A peace, not the peace

A bit from my dissertation writing this last week:

As a religious conflict between Jesus and religious leaders who did not have political power, the struggle discussed above was primarily a battle of wills—who really did have the authority to speak for God? This led to fierce opposition against Jesus, but was not the direct reason for his crucifixion. Jesus was not stoned, as a blasphemer would merit. Rather, his crucifixion was an act of the controlling legal authority of the time: the Roman Empire. Jesus was seen as someone who if not entirely himself a rebel at least contributed to fomenting societal disorder, and so could be blamed as a social agitator.

The teaching of Jesus clearly had societal implications and someone with his charisma and influence, along with his implicit assertions of being the Messiah, resonated with those who sought a renewed Kingdom of Israel in contrast to the ruling Romans. Rome did not concern itself with the religious debates Jesus had sparked but only sought to squelch potential uprisings, a potential that was, in Palestine, expressed through such Messianic pretenders.

The active opposition of the Jewish social leaders, like the Sadducees, and threats to social disorder caused Rome to take notice, and in taking notice take the path of least resistance in order to pursue what they asserted was their primary goal, that of peace. Rome ruled diverse lands by a combination of offering unique benefits and contrasting this with vicious reprisal. Those it could not sate it crushed.

Jesus did not, however, see Rome’s response as defeat, nor as true peace. In willingly submitting himself, he disputed ultimate Roman authority over him. Rome sentenced Jesus to death. Jesus refused to stay dead. An act of ultimate rebellion. In this he contrasted himself with Rome’s authority, and contrasted his teaching with Rome’s policies.

His way was a way of deeper peace, not through active rebellion but substantive refutation of Rome’s very ability to assert itself. His goal was much more than temporary forms of apparent peace through domination. He sought peace by uniting with those who had been left out of peace, who had suffered at the hands of peace-making, who had been sacrificed to maintain the peace-wielding power of others. Pax Romana thus came about through application of crucifixion. Pax Christi comes about through the reception of crucifixion.

Rome put people on the cross to bear the weight of the peace. Jesus, and those who follow him, face the cross for themselves, obligating themselves to a new way of being, not obligating others to suffer so that our life is more bearable.

This political reality did not only involve Rome. There were also the political aspirations of those who opposed Rome involved in the story of the cross. As it contained such social and political elements, the teaching of Jesus would have resonated with the Zealots, those Jewish men and women who actively sought political and social liberation.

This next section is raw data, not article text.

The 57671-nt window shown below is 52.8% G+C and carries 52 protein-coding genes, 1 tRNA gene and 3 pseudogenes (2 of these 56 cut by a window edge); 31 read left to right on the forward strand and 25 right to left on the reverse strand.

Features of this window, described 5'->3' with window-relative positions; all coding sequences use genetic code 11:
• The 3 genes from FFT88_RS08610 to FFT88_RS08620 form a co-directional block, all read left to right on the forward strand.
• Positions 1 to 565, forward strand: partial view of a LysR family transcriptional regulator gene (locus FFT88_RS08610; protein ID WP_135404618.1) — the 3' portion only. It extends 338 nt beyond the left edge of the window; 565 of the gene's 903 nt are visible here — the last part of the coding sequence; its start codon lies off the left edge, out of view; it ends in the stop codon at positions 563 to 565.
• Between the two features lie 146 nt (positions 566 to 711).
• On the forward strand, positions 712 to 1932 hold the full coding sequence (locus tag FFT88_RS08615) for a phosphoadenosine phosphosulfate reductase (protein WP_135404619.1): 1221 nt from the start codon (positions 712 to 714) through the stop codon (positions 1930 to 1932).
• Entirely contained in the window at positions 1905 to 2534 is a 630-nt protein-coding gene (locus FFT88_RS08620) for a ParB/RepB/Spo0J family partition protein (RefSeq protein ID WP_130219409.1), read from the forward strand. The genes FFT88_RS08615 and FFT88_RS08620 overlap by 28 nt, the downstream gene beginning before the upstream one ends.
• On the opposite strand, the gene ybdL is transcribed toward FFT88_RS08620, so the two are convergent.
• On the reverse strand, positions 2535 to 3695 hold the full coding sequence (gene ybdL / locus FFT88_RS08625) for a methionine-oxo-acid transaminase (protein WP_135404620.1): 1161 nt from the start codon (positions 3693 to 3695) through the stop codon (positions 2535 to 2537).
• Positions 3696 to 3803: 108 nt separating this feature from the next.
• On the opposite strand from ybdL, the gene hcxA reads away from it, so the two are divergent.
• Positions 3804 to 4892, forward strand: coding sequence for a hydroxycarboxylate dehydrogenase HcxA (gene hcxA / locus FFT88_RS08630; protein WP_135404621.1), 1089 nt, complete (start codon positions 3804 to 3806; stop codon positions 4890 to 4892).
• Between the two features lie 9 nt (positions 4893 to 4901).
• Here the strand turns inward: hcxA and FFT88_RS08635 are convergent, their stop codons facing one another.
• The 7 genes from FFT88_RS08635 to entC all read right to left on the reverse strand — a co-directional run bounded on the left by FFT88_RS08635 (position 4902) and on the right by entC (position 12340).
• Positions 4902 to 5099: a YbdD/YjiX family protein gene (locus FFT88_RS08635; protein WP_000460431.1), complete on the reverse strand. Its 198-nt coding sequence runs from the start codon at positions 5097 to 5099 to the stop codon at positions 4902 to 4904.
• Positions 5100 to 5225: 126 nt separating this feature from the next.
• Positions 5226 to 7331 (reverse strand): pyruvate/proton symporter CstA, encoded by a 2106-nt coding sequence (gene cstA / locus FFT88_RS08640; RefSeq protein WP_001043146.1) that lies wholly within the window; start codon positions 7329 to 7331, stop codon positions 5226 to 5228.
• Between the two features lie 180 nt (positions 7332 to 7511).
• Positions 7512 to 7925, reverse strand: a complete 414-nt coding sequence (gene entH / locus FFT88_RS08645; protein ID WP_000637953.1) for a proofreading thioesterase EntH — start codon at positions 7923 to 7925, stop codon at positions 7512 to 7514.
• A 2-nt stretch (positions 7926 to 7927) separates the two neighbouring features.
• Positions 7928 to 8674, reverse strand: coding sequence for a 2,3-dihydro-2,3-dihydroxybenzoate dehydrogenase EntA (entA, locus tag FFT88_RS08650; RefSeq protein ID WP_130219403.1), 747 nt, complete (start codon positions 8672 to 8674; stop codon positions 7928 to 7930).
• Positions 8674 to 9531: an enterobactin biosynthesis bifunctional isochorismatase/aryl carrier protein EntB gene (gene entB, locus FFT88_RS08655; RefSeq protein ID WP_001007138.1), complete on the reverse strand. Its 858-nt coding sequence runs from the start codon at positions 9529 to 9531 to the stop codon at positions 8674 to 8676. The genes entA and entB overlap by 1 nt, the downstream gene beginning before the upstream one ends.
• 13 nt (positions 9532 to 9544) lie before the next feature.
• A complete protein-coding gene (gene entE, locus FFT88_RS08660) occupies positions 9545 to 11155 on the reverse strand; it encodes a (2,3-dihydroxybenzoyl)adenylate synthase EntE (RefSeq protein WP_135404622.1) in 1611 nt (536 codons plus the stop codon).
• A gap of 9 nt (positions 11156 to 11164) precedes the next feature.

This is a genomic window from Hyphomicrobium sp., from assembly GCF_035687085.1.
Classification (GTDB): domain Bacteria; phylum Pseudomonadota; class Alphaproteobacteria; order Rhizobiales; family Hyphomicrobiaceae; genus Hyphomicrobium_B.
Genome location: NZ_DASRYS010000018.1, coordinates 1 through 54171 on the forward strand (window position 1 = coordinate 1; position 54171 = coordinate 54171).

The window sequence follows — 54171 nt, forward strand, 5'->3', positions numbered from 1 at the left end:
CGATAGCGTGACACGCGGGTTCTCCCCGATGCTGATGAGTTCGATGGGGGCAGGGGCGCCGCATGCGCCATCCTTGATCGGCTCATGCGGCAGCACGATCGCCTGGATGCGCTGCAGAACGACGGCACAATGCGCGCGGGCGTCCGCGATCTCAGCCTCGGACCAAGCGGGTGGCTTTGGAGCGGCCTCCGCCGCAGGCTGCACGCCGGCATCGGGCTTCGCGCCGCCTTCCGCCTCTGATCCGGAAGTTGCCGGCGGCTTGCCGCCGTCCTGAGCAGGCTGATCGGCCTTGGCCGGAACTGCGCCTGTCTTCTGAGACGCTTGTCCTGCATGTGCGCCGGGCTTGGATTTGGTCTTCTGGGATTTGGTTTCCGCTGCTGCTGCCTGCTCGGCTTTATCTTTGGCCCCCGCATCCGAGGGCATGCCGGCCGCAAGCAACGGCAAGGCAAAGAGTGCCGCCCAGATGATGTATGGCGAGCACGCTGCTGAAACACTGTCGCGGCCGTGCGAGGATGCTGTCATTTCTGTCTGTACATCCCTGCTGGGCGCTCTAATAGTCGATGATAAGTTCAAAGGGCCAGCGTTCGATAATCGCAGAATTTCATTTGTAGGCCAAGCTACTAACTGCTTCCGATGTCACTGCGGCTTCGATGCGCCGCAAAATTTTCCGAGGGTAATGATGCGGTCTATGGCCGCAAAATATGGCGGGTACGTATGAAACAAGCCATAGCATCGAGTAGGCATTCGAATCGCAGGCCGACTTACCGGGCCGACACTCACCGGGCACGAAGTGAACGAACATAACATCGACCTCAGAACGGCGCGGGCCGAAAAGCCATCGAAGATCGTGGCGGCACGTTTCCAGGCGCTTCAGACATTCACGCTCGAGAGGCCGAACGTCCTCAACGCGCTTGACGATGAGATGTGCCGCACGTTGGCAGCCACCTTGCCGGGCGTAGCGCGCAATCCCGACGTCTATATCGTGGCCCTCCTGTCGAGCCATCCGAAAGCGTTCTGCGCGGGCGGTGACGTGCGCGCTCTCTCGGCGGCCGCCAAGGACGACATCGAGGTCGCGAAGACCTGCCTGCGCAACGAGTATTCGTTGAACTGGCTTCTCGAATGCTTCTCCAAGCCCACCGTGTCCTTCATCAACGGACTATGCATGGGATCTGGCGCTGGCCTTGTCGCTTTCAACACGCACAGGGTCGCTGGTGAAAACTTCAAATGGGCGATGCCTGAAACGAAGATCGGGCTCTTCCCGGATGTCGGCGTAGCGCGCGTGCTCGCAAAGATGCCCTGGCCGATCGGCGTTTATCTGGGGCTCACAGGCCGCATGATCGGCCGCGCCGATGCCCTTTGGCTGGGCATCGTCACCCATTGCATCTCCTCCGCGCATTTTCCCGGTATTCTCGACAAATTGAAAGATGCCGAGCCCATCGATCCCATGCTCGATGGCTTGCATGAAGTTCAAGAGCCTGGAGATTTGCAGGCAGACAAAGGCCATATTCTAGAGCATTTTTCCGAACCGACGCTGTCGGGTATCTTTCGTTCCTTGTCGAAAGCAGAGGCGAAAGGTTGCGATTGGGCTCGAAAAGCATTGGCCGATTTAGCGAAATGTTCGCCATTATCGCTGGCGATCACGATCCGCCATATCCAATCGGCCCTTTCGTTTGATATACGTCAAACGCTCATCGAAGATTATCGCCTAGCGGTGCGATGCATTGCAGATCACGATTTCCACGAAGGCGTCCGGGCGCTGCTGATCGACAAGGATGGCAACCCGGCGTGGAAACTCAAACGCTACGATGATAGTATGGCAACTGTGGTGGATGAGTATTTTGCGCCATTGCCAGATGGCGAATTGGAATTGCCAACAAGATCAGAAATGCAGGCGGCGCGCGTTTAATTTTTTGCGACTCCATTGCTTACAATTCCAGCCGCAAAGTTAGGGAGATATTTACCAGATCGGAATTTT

Whereas the Pharisees sought religious reformation, the right orientation towards God in spiritual and religious matters, the Zealots sought the activism of God, the assertion of the right to rule and have political freedom, to throw off the yoke of their oppressors, a political zeal for liberation. “Like the zealots,” Moltmann writes, “Jesus broke with the status quo and those who maintained it into being.”

Just as the similarities of Jesus with the Pharisees brought both their initial acclaim and later their reprobation, so too did the similarities of Jesus with the Zealots awaken them to his possibilities as a leader but then infuriate them as he did not follow through with their political demands. Jesus was the friend of sinners—which alienated the Pharisees—and friend of tax collectors—which alienated zealots. When Pilate sought a way out of his predicament and offered to release a prisoner, the people chose Barabbas rather than Jesus, making a claim for who they felt was the more valuable.

Jesus was neither a good citizen of Rome nor a good citizen of Israel, he rebelled against both assertions of power in his resistance to domination and in his proffering an alternative kingdom. He was not the Messiah Rome could fear and so he was not the Messiah the zealots wanted.

From right and from left, from the two forces of political assertions of his time, Jesus was rejected—neither liberal nor conservative we might say enough and so spewed from both their favor. His favor was not what he sought, nor their definitions the way he defined his own identity. Those who insist on defining themselves through the path of zealot or Pharisee do so in contrast to the way of the cross, which is why such paths are alienating and competitive, establishing an “us versus them mentality”. Such forms of expression must, then, often be discerned by their divisiveness rather than by their rhetoric, which will often attempt to claim Jesus as their justification.

Both forms justify oppression either by themselves or by others as a way of pursuing a peace, a peace they say represents Christ but more often than not actually represents oppression. It is a justification of oppression that disguises itself through selective use of the message of Jesus and of those prophets who came before him.

Pax Romana is limited to some, and often restricts or opposes others. Pax Christi is for all, together. If peace insists that others bear the weight for such peace, and suffer under it, that is the peace of Rome.

This entry was posted in academia, dissertation musings, Jesus. Bookmark the permalink.

One Response to A peace, not the peace

Leave a Reply

Your email address will not be published. Required fields are marked *